T-Shirt Forums banner
1 - 11 of 11 Posts

·
Registered
Joined
·
30 Posts
Discussion Starter · #1 ·
Hi
I am just starting to look into how to start a t-shirt business. Any suggestions would be great. Is there any books out there that explaines the process? I need a good how to book or info. Well just wanted to say hi and thanks everyone for all the info i have read so far.
 

·
Registered
Joined
·
18 Posts
Hey Jeff,
What type of t-shirt business? Your own line or a shop that prints shirts for schools, businesses, sport teams, etc?
 

·
Registered
Joined
·
1,970 Posts
Welcome!

There are dozens of books, but for different areas. I doubt you'll find a good "How to Create a Tshirt Business 101" of any note though.

But there are great books on e-commernce/market/printing etc.
 

·
Registered
Joined
·
30 Posts
Discussion Starter · #4 ·
A shop that sell to schools and sports teams. The idea comes from the fact that my daughter owns an All-Star competitive cheer team and I see how much they spend on shirts, uniforms, ect. I am looking to start small but want to buy equipment that can grow with the business. My question to anyone who has gone through this is. If you were starting a new business what type of equipment would buy? I see package deals on some web sites but I do not know if this is what I need.
Thanks
Jeff
 

·
Premium Member
Joined
·
10,512 Posts
jhughes656 said:
I am looking to start small but want to buy equipment that can grow with the business. [...] I see package deals on some web sites but I do not know if this is what I need.
Package deals can be good - everything you need in one place, sometimes at a cheaper price. Obviously not all packages are created equal - sometimes the equipment isn't any good, or it's bundled with stuff you don't actually need that just ends up costing you money. But in theory the right package is waiting out there for any given startup.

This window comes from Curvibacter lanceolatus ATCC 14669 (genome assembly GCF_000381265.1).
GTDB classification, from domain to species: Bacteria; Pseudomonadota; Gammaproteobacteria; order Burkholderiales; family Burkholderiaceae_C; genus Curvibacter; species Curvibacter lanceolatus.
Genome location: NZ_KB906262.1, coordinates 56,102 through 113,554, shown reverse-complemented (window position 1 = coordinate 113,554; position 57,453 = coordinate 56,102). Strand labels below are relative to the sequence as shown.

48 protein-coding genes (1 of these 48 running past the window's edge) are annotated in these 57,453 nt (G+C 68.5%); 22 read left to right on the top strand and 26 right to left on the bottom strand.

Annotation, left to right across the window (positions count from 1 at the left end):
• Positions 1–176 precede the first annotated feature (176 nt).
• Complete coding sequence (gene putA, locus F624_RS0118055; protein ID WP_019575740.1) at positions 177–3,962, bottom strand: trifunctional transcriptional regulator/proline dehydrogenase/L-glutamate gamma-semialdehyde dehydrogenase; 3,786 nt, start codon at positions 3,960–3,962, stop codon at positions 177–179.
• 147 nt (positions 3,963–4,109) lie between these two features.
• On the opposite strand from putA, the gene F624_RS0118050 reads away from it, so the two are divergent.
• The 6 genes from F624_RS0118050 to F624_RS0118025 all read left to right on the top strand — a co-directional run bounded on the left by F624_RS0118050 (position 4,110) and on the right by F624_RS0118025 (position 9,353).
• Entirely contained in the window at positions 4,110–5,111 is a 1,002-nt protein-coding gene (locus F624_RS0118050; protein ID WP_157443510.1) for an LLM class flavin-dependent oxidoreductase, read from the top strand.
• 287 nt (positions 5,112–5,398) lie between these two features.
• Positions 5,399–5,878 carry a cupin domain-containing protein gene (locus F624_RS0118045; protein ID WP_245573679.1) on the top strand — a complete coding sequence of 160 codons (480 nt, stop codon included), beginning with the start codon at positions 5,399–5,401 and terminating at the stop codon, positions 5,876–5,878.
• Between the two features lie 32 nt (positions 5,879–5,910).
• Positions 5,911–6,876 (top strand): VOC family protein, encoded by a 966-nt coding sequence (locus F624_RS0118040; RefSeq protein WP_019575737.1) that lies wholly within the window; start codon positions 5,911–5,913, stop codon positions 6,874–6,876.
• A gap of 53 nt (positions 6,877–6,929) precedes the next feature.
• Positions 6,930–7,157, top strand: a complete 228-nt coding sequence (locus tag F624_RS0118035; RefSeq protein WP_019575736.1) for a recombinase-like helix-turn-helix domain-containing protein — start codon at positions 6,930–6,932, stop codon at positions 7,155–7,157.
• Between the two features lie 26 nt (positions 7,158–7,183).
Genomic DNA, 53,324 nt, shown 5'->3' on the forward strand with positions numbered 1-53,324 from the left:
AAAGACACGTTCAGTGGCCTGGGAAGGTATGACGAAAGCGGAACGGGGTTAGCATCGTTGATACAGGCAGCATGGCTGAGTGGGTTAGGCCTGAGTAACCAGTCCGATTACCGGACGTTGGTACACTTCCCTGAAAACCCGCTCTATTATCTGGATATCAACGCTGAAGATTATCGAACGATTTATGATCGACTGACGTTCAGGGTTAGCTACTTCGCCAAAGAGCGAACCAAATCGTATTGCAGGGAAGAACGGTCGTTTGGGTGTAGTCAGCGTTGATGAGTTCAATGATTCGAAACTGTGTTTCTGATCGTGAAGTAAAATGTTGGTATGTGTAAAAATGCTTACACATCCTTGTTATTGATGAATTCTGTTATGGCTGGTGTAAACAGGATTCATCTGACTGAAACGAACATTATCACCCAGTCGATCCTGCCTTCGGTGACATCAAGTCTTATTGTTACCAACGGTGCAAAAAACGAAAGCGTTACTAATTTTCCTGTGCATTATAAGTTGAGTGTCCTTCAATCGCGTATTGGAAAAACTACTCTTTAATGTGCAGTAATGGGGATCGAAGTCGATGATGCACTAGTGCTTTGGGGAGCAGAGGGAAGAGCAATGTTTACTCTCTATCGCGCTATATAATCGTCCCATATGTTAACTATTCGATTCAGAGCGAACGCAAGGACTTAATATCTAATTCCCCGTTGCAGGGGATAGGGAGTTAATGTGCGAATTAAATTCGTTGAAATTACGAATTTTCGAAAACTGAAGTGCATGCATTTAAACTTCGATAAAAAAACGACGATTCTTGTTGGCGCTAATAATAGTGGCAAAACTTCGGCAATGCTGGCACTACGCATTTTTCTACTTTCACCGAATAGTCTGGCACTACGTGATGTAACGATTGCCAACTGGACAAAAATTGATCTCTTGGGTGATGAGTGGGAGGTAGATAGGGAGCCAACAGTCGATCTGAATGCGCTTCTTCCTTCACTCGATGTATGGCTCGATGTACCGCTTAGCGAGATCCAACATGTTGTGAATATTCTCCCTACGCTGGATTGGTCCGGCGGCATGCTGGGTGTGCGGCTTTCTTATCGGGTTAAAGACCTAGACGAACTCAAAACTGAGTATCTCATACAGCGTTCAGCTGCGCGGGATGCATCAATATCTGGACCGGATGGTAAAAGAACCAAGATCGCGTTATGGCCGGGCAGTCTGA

However, I don't really see package deals as the kind of equipment that grows with a business. They're normally "complete kits" that give you low end equipment - the bare minimum to get by. Sometimes people want to get something they can easily afford at the time, and are happy to replace the equipment as they expand. If you want equipment that grows with a business though, you generally need more professional equipment - something that exceeds your current needs. You may find that in a package, but it's a lot less likely.

The advantage of buying the bare minimum is that you haven't spent more than you have to if the business fails, and if things take off you can afford to replace it. It is essentially a waste of money if you end up replacing it sooner rather than later though.
 

·
Registered
Joined
·
4,766 Posts
We are your book. My suggestion is use screen printed transfers with Plastisol for some work and heat transfers for others. Unless you have the training to do screen printing then you may want to think differently. If your going to do this the right way and your just starting out I would suggest this route. Screen printing equipment is expensive compared to heat transfers and heat transfers with plastisol. I am doing a school right now and using both. You can not tell the difference between my plastisol transfers and screen printed shirts. Look at www.first-edition.com
Lou
 

·
Registered
Joined
·
18 Posts
Go up to the top left hand corner of this page and type in direct to garment in the search box. You should get enough info from this to help you determine if DTG is the way you want to go.
 

·
Registered
Joined
·
1,970 Posts
It's also important to consider the market you're trying to enter. If your doing novelty shirts, event shirts, etc, you can quite happily use dtg, heatpressing, or screenprinted transfers.

If you're entering the fashion industry (a la Threadless) I would advise against anything other than pure screenprinting (transfers are not good a solid blocks of colour...as is commonplace with spot fashion screenprinting....or thin lines)
 
1 - 11 of 11 Posts
Top